Great Power Summits: Risky, But Necessary

U.S. President Donald Trump and Russia's President Vladimir Putin talk during the family photo session at the APEC Summit in Danang, Vietnam November 11, 2017.
June 29, 2018 Topic: Security Blog Brand: The Buzz Tags: PutinTrumpHelsinki SummitRussiaHistory

Great Power Summits: Risky, But Necessary

Summits are risky, but necessary, instruments of state policy. They are not supposed to exist primarily to serve public relations events or to generate television specials. So, what happens in Helsinki? 

“There’s no need for a summit,” the president’s critic wrote, “and meeting Putin would probably cause more problems than it can solve. We have to let go of the stereotypically American idea that personal meetings are always useful.”

Another caution to Donald Trump to stay away from being entangled in Vladimir Putin’s web? No. I wrote these words in 2015, advising Barack Obama not to be lured into a pointless meeting with the Russian president. Obama eventually met with Putin in the background of a G20 meeting, resolving little but at least doing no further harm to U.S. interests.

Here we are again. This time, President Trump has decided to charge ahead, and meet Putin in Helsinki. His team is in danger of stepping into every trap that faced Obama – particularly the constant hazards presented by a summit without a firm agenda – but Trump seems determined to make talking to Putin as dangerous as possible.

It is hardly new to note that President Trump is impulsive and has an outsized faith in his own ability to sway others in a personal meeting. Repeated failures on this score, however, including the disastrous G7 meeting in Canada, have had no effect on this self-confidence. His summit with North Korean dictator Kim Jong Un went about as badly as possible, with Kim emerging not only a leader the equal of the President of the United States, but with no obligations other than to maybe, perhaps, talk about his nuclear program at some point in the gauzy mists of the future.

Putin wants a summit for the same reason that Kim wanted one. He is a trained intelligence officer who does nothing for any reason but self-interest. Like other foreign leaders, his intelligence agencies have studied the American president, and the Russians know what everyone else knows: that Trump is susceptible to flattery, loves televised spectacles, and has a tendency to escalate his praise, promises, and concessions when he is feeling happy and expansive.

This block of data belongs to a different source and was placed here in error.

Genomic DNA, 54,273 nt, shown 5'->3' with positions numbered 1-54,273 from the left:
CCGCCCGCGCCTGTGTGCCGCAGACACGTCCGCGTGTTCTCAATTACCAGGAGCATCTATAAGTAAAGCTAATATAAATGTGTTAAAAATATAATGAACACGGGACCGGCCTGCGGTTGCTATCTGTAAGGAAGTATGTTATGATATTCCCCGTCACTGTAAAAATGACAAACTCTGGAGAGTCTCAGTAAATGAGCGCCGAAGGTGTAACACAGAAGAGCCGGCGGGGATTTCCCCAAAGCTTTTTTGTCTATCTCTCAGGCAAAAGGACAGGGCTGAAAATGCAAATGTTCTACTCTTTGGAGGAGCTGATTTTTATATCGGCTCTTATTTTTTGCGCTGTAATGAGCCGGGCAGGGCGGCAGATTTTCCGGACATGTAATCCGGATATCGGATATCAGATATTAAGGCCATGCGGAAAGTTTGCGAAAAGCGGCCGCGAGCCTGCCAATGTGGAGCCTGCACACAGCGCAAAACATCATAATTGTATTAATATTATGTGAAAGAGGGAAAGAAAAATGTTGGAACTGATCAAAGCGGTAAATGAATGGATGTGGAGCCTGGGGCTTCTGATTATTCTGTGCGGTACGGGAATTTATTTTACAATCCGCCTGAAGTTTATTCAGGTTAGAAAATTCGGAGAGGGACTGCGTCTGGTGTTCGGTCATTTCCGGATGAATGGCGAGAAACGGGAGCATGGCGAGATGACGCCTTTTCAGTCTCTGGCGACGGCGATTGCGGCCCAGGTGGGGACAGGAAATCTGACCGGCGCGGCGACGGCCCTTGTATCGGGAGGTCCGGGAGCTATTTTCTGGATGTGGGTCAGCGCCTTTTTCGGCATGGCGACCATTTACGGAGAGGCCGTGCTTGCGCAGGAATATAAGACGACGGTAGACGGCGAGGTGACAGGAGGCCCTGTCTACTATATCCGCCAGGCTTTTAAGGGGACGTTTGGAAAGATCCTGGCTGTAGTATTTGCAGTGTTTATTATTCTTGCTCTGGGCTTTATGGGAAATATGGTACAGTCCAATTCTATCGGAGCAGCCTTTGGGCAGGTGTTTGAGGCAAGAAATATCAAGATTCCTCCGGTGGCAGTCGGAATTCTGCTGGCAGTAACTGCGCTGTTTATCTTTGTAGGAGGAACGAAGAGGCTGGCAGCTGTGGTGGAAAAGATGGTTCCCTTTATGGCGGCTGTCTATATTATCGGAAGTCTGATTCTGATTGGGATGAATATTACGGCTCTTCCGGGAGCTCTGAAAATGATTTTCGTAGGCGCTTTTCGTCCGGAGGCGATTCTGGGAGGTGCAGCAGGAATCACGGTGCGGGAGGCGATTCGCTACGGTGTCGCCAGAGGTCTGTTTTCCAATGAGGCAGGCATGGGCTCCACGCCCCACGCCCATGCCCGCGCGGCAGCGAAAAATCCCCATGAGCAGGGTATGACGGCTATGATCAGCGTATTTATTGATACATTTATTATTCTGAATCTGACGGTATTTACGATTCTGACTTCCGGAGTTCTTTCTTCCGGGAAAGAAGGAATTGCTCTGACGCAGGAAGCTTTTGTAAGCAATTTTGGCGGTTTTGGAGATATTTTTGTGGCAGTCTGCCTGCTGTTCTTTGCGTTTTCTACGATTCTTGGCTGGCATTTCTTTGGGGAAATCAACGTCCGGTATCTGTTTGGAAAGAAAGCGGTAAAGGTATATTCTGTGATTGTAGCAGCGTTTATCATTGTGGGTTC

Even if we leave aside Trump’s manifest weaknesses as a negotiator, why would any U.S. president meet with Putin at this point? Is there any reason a summit might be a good idea? Not really.

Summits are usually the result of negotiation, in which the principals meet to put their final imprimatur on important issues that have mostly been worked out by professional diplomats earlier in the process. On occasion, they are useful for getting two leaders together to untie a knot that requires their personal attention, or to make commitments that lower-level officials are not empowered to offer.

When Richard Nixon met Mao Zedong, for example, only the two leaders could finally agree to normalize relations, despite the careful groundwork laid by Secretary of State Henry Kissinger. Jimmy Carter invited Israeli and Egyptian leaders to Camp David not to enjoy the limelight, but to escape it, and to negotiate personally without the distractions of publicity.

More typical are the summits between leaders that occur after a lot of legwork. Successful examples are the culmination of arms agreements, such as the SALT process of the 1970s or the 1987 summit between Mikhail Gorbachev and Ronald Reagan to sign a treaty banning intermediate range nuclear weapons in Europe.

When summits have no agenda, they can go wrong. The first meeting between Reagan and Gorbachev produced grim handshakes in the cold, and little more. Gerald Ford went to Vladivostok in 1974 and returned with items that ended up in a treaty that was never ratified.

The Helsinki meeting risks all of these problems and more. Putin knows what he wants: the American legitimization of his conquests in Ukraine, the subsequent increased discord this will produced between the United States and its European allies, and the end of sanctions against the Kremlin for its execrable behavior.

Trump, for his part, wants…well, no one is quite sure what he wants, other than another summit that will generate the sugary diplomatic high the president apparently experienced after meeting Kim in Singapore. National Security Adviser John Bolton has gone to Moscow, but his remit is unclear, and in any case, Trump has shown that advance work means nothing in an administration where policy could be made in a matter of seconds from a tweet or an offhand comment.

Summits are risky, but necessary, instruments of state policy. They are not supposed to exist primarily to serve public relations events or to generate television specials. It is now too late to stop this terribly ill-advised summit with the Russians, but we can hope, at the least, that the president’s staff will attempt – and this will likely require a team effort of immense energy – to prevent any meetings with Putin in the absence of senior administration members, or to forestall the dreaded tweet or unscripted moment that upends 75 years of American diplomacy.

The stability of the U.S. alliance system and the peace of Europe is at stake. This summit is a needless and self-inflicted risk, but we have bought the ticket, and we must now take the ride.

Tom Nichols is a professor at the Naval War College and the Harvard Extension School, and the author of “The Death of Expertise.” The views expressed here are entirely his own.